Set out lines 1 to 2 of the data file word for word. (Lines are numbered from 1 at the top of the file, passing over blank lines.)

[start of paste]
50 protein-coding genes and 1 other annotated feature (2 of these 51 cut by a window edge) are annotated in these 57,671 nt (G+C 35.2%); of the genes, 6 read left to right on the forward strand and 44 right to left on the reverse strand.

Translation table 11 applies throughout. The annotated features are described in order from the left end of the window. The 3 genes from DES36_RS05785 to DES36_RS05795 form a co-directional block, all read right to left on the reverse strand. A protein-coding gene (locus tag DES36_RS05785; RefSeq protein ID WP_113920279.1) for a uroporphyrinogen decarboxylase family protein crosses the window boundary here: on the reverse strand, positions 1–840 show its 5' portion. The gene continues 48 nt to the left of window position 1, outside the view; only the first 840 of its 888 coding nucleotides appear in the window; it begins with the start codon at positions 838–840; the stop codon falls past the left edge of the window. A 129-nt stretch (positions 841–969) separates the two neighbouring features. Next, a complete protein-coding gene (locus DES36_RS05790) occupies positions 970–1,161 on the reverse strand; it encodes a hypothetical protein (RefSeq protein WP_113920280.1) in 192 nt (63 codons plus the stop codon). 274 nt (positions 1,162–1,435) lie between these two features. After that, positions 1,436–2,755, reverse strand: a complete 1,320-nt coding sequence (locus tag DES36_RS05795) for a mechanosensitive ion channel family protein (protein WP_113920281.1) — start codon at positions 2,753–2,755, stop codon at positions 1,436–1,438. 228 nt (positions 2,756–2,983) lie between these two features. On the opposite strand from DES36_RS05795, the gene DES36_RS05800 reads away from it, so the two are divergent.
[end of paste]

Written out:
50 protein-coding genes and 1 other annotated feature (2 of these 51 cut by a window edge) are annotated in these 57,671 nt (G+C 35.2%); of the genes, 6 read left to right on the forward strand and 44 right to left on the reverse strand.

Translation table 11 applies throughout. The annotated features are described in order from the left end of the window. The 3 genes from DES36_RS05785 to DES36_RS05795 form a co-directional block, all read right to left on the reverse strand. A protein-coding gene (locus tag DES36_RS05785; RefSeq protein ID WP_113920279.1) for a uroporphyrinogen decarboxylase family protein crosses the window boundary here: on the reverse strand, positions 1–840 show its 5' portion. The gene continues 48 nt to the left of window position 1, outside the view; only the first 840 of its 888 coding nucleotides appear in the window; it begins with the start codon at positions 838–840; the stop codon falls past the left edge of the window. A 129-nt stretch (positions 841–969) separates the two neighbouring features. Next, a complete protein-coding gene (locus DES36_RS05790) occupies positions 970–1,161 on the reverse strand; it encodes a hypothetical protein (RefSeq protein WP_113920280.1) in 192 nt (63 codons plus the stop codon). 274 nt (positions 1,162–1,435) lie between these two features. After that, positions 1,436–2,755, reverse strand: a complete 1,320-nt coding sequence (locus tag DES36_RS05795) for a mechanosensitive ion channel family protein (protein WP_113920281.1) — start codon at positions 2,753–2,755, stop codon at positions 1,436–1,438. 228 nt (positions 2,756–2,983) lie between these two features. On the opposite strand from DES36_RS05795, the gene DES36_RS05800 reads away from it, so the two are divergent.